It has been a very long time coming, but Defra’s response to the Godfray bovine TB review has finally been published.
The 110-page document sets out the key aspects of the next phase of Defra’s 25-year strategy to eradicate bovine TB in England by 2038.
It includes field trials of a cattle vaccine, plans to vaccinate more badgers against the disease and improved testing to intercept TB earlier.
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The report reveals plans to phase out “intensive” badger culling in favour of vaccination – in both badgers and cattle – in areas where the four-year culls have ended.
Inevitably, opponents of badger culling have latched on to this move, suggesting the government has performed a “U-turn” and a “seismic shift” in its TB policy.
However, the Defra line has always been to phase out culling over time as we get on top of the disease in wildlife.
Back in February 2018, George Eustice said “no one wants to be culling badgers forever”.
Cull wind down
The government is actually seeking to wind down its badger culling programme by the mid to late 2020s, when a deployable cattle vaccine becomes available.
Meanwhile, nine farmer-led groups have already applied to Natural England for five-year supplementary licences to cull badgers, starting this year.
News of whether these extended culling licences will be granted is expected in early April.
Defra secretary Mr Eustice has also signalled that his department will retain intensive culling in areas where the disease is endemic in wildlife.
Farmers are feeling nervous about this next stage.
According to the peer reviewed Downs report, the two original zones of Gloucestershire and Somerset recorded 66% and 37% reductions in new TB herd breakdowns after four years of culling.
Nothing in the past 30 years has achieved a result like that.
Change of direction
We know culling works and the science backs this up. Yet suddenly, there is this change of direction focusing on vaccination and the future is uncertain.
The costs of rolling out a national badger vaccination project will be enormous and there is no guarantee that farmers would support funding this policy move, especially if the results are unknown.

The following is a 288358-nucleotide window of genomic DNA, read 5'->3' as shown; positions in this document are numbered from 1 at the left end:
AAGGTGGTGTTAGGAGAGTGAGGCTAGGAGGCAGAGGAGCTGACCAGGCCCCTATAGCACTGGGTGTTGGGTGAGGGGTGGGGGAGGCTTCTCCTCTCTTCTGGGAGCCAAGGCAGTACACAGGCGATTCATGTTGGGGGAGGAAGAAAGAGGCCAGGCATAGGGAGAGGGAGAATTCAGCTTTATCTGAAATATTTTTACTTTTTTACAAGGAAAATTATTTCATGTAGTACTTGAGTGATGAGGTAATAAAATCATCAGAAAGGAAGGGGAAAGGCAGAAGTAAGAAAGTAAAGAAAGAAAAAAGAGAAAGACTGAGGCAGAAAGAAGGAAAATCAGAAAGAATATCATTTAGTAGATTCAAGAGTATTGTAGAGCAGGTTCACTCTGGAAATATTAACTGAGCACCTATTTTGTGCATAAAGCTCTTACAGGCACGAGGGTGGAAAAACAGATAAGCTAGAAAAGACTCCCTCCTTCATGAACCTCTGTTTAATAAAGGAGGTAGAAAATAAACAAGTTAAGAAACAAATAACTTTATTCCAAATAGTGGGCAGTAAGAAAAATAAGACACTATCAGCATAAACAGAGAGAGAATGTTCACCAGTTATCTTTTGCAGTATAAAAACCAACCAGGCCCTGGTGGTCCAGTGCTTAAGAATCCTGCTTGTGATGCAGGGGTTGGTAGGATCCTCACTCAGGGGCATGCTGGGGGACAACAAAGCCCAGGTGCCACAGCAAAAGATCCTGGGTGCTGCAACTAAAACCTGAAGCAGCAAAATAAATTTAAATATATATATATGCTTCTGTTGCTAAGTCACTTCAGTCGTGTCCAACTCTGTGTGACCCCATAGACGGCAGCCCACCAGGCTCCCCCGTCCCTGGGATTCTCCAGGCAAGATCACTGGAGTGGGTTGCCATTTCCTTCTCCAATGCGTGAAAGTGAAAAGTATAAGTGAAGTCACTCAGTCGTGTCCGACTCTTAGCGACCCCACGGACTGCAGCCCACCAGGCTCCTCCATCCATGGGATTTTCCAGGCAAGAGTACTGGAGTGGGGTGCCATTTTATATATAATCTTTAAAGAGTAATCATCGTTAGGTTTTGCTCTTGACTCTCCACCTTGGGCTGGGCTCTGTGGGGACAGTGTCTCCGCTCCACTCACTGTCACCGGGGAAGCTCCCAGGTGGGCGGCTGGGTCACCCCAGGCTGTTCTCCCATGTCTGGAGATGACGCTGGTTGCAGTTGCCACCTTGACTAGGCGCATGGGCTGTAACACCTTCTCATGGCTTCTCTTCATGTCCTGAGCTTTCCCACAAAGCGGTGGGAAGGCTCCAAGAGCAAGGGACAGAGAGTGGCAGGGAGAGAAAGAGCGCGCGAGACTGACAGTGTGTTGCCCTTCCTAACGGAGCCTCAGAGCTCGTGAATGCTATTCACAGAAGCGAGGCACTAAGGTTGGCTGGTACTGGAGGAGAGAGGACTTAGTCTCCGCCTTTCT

So, who is going to pay? The industry can’t afford to.
As the NFU points out, badger vaccination may have a role to play in areas where TB hasn’t taken hold.
But there is no scientific evidence that demonstrates vaccinating badgers will reduce the disease in cattle to the same efficacy as culling. Nor does it cure TB-infected badgers.
It’s great news that government scientists have made a breakthrough in their efforts to introduce a TB cattle vaccine.
An effective “Diva” test, which can differentiate between infected and vaccinated animals, has been developed and it will be tested alongside the BCG vaccine in field trials, with the aim of rolling it out within five years.
But there is an awful lot of work required before a cattle vaccine can be introduced; that five-year timetable is highly ambitious and it may, ultimately, be a false dawn.
Doubts also remain about the BCG vaccine and whether it can provide an effective level of protection in herds.
Then there is the uncertainty over the trade of vaccinated cattle. UK beef exports to the EU account for about 80% of all beef exports.
If the region won’t accept TB-vaccinated carcasses, we would be shooting ourselves in the foot.
Defra is ignoring the science and allowing populist politics to dictate its bovine TB strategy.
At the very least, farmers want to see vaccination is supported by science, if they are expected to get behind it.